|FOREST OF THE RAIN PRODUCTIONS An Educational Affairs Organization||
[F]airly viewed, pretrial detention of a juvenile gives rise to injuries comparable to those associated with the imprisonment of an adult. —Justice Thurgood Marshall
It is, in all but name, a penitentiary. —Justice Hugo L. Black
Is America getting what it wants and needs by incarcerating in youth prisons young people who get in trouble with the law? If not, is there a better way? For 170 years, since our first youth correctional institution opened, America’s approach to youth incarceration has been built on the premise that a slightly modified version of the adult correctional model of incarceration, control, coercion, and punishment — with a little bit of programming sprinkled in — would rehabilitate young people. Sometimes the names attempt to camouflage the nature of the facility, but whether they are called “training schools” or “youth centers,” nearly all of these facilities are youth prisons.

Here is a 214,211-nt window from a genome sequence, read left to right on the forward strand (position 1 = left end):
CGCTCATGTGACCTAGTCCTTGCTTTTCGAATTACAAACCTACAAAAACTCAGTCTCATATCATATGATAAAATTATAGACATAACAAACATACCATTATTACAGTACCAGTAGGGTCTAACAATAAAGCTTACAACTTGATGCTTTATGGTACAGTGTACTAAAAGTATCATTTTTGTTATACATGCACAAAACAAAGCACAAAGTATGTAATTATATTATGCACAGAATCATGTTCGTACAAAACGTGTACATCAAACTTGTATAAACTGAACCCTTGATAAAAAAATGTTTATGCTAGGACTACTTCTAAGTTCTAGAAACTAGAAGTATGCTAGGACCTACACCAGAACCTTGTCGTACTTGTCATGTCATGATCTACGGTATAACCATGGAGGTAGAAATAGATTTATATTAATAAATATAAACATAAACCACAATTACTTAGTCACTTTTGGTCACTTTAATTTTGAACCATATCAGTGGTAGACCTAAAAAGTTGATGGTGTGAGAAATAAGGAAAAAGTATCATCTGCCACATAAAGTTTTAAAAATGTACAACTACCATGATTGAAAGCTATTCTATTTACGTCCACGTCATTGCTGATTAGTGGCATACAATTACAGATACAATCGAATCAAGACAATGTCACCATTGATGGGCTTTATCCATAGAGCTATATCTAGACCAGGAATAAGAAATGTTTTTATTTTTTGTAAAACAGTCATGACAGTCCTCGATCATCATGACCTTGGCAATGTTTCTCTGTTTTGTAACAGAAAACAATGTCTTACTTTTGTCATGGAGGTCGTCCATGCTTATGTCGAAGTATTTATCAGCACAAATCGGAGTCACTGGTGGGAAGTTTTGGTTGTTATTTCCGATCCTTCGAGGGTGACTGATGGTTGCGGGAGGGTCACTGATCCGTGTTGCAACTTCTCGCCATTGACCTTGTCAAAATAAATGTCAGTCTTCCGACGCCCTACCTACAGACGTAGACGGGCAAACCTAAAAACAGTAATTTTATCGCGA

Patrick McCarthy is President of the Annie E. Casey
Foundation. He previously served as Director of
the Division of Youth Rehabilitation Services in
Vincent Schiraldi is a Senior Research Fellow at the
Harvard Kennedy School, Program in Criminal
Justice Policy and Management. He previously
served as Commissioner of the New York City
Department of Probation and as Director of the
Department of Youth Rehabilitation Services in
Miriam Shark is an Independent Consultant in
Portland, Maine. She previously served as Associate
Director of the Annie E. Casey Foundation.